KBR warmly welcomes writer and book aficionado Kimberley Gaal with this fabulous post on the WABIAD initiative. What's WABIAD? Read on!
Like writing children’s books? Yes! Like children? Of course! Do you want the chance to support the work of children’s hospitals AND cram the entire process of writing, editing and illustrating a children’s book into one jam-packed, 12-hour writing session?
The Canberra Speculative Fiction Guild (CSFG) sure does, which is why they are taking part in the Katherine Susannah Prichard Writers Centre's Write-a-Book-in-a-Day Competition for the second year in a row.
The Write-a-Book-in-a-Day (WABIAD) Competition is open to teams of 5 to 10 participants who come together for one 12-hour marathon writing and illustrating session, any time between 1 April and 31 August. At that time, the team is given a set of parameters which must be included in the book: two human characters (one male and one female), one non-human (animal, bird, or other), a setting, an issue and five random words.
Then comes the fun – 12 hours of mad writing, drawing, rewriting, redrawing, arguing, caffeine overload, carpal tunnel … wait, I said it was fun, didn’t I?
According to the CSFG participants in last year’s competition, that’s exactly what it is.
Writing is a nominally solitary activity, and the chance to share enthusiasm for their craft is a large part of what brought the Guild together in the first place. Following the 1999 World Science Fiction Convention in Melbourne, a group of ACT-based writers formed the CSFG as a way to stay in contact, support one another, share resources and information, and develop their skills and passion for writing.
Since then, the CSFG has played a part in the lives of dozens of writers of science-fiction, fantasy and horror, from Canberra and the surrounding area, as well as members from other states and even overseas.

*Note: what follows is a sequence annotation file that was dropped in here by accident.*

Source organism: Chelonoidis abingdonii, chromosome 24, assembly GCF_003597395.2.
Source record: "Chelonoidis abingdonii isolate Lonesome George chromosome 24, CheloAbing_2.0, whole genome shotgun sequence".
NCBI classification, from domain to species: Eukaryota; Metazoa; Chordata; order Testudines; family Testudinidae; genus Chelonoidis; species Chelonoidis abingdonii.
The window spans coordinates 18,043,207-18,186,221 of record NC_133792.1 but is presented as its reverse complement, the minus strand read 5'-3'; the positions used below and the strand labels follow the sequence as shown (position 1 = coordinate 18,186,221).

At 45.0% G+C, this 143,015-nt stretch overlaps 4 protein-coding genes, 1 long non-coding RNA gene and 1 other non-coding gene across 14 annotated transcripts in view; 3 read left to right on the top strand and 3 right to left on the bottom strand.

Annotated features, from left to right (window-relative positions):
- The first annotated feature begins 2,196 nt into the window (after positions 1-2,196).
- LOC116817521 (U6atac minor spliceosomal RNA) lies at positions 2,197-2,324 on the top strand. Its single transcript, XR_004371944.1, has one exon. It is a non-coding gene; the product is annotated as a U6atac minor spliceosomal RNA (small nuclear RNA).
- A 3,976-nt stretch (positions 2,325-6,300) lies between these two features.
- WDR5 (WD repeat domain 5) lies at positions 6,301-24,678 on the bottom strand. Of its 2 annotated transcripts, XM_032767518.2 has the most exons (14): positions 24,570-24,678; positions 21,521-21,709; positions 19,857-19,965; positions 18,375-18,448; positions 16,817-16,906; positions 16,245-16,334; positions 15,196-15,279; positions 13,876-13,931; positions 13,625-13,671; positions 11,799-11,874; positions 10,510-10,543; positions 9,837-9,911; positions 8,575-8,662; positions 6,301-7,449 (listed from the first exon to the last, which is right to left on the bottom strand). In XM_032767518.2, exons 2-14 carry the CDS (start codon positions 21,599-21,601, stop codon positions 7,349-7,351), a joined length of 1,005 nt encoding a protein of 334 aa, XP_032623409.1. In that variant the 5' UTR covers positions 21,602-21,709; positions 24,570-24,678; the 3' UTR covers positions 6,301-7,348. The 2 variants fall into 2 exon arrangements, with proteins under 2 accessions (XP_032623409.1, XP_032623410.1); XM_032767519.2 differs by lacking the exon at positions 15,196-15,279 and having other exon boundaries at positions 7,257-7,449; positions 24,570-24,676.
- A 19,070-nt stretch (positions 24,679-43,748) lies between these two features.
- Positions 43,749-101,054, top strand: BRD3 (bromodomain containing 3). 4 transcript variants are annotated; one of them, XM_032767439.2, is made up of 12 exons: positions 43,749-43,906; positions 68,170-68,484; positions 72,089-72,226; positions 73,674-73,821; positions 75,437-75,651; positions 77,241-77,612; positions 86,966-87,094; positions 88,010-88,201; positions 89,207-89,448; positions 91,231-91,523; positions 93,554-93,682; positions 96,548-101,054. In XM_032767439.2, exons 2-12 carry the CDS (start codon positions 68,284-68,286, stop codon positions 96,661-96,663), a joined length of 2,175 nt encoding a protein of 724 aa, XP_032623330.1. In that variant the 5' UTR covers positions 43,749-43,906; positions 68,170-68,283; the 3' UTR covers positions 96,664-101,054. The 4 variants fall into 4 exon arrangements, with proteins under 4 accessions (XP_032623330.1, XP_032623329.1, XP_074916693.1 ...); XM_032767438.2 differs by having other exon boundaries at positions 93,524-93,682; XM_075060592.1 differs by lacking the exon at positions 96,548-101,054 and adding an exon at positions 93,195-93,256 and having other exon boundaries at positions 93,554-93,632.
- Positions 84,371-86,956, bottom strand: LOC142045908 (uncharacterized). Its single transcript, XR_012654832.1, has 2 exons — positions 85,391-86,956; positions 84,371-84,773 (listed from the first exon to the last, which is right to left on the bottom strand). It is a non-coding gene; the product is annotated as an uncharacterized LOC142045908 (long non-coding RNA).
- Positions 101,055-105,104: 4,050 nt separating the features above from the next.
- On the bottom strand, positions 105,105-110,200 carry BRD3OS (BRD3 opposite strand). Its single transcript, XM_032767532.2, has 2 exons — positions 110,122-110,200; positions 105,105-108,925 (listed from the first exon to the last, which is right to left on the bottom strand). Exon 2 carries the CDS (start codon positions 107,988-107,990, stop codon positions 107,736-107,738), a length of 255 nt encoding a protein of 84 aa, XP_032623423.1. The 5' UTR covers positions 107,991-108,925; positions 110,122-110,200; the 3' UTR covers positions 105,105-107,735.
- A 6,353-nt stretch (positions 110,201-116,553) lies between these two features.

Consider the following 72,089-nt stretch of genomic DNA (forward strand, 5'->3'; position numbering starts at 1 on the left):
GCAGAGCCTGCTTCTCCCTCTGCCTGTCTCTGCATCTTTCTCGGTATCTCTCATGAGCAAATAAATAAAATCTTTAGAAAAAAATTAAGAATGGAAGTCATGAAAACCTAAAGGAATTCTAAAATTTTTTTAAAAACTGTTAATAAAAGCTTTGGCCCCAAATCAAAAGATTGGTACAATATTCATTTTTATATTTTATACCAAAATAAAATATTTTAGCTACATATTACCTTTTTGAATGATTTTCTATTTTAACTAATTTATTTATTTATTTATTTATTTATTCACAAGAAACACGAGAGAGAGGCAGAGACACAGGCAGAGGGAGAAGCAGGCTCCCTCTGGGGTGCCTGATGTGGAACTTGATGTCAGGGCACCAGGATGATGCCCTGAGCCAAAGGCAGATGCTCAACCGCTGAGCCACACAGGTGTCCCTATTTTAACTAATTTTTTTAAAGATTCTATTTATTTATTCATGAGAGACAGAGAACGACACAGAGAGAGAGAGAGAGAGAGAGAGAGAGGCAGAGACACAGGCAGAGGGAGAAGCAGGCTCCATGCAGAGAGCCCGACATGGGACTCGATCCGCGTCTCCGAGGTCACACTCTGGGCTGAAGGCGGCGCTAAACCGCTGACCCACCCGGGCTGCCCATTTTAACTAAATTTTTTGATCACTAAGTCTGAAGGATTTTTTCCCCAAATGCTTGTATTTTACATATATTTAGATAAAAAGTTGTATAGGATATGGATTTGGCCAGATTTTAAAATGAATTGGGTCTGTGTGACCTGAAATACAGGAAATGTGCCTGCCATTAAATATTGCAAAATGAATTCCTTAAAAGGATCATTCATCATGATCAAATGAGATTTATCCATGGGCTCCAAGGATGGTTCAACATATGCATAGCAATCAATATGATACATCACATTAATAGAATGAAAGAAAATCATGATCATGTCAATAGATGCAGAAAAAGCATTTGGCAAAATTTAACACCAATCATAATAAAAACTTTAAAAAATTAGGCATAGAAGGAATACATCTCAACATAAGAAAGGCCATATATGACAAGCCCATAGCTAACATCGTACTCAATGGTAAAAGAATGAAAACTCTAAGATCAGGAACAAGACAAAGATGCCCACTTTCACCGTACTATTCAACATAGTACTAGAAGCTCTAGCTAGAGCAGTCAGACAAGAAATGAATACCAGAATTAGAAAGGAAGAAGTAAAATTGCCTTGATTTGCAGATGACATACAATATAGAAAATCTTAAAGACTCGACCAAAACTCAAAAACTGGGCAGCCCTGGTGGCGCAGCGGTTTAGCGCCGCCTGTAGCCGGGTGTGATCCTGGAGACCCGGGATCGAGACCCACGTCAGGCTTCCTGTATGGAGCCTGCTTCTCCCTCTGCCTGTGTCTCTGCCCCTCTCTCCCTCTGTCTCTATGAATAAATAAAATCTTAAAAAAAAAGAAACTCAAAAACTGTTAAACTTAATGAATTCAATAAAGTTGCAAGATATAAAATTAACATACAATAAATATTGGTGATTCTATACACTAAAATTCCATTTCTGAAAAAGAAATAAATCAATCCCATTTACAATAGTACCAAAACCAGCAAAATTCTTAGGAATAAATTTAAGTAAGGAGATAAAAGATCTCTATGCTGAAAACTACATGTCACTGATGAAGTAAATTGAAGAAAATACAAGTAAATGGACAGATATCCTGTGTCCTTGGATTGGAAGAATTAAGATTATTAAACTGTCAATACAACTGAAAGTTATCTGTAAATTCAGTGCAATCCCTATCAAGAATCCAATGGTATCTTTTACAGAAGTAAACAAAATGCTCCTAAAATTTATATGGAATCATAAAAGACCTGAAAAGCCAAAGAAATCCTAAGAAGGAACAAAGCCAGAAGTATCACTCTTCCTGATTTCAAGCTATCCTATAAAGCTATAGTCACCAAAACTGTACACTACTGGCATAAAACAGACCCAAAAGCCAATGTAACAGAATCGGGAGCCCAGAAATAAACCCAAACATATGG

The WABIAD Competition is one of many activities the CSFG conducts, and is a great opportunity for members with a dual love for both speculative fiction and children’s books to flex both sets of muscles at once. It also provides an arena for a crash course in writing practice for new writers looking to learn from old writing hands.
Ian McHugh, who has organised CSFG's participation in the contest in 2012 and 2013, says:
"I first did Write-a-Book-in-a-Day when I was living in Perth in 2004. As a new writer, it was an amazing learning experience to plan and write a story with a group of mostly much more experienced writers, and to see how they approached the process of creating a story from scratch, from random elements."
Ian says that one of the aims of CSFG is to help members go from being new and unpublished to published, professional writers. As part of this process, WABIAD is very much geared towards developing members' skills, as everybody contributes to both creating the story and then in refining and editing it.
"Hopefully at the end of the day - as well as having written an 8,000 word children's book and coming off a massive sugar high - most team members will have added one or two new things to their writer's toolkit." says Ian.
As much fun as WABIAD is, it serves a higher purpose as well, supporting the crucial work of Australia’s children’s hospitals. WABIAD participants are sponsored for their efforts, with 100% of the sponsorship money going to the nominated hospital. The CSFG team is raising money for PatCH - Paediatrics at the Canberra Hospital – and is proud to have an opportunity to support such a valuable organisation.
If you would like to support the amazing CSFG team responsible for this picture book creation, you can donate:
Choosing PatCH from the list of children’s hospitals and programs
Choosing CSFG from the list of teams supporting PatCH and entering your credit card details.
Find out more about the CSFG at csfg.wordpress.com.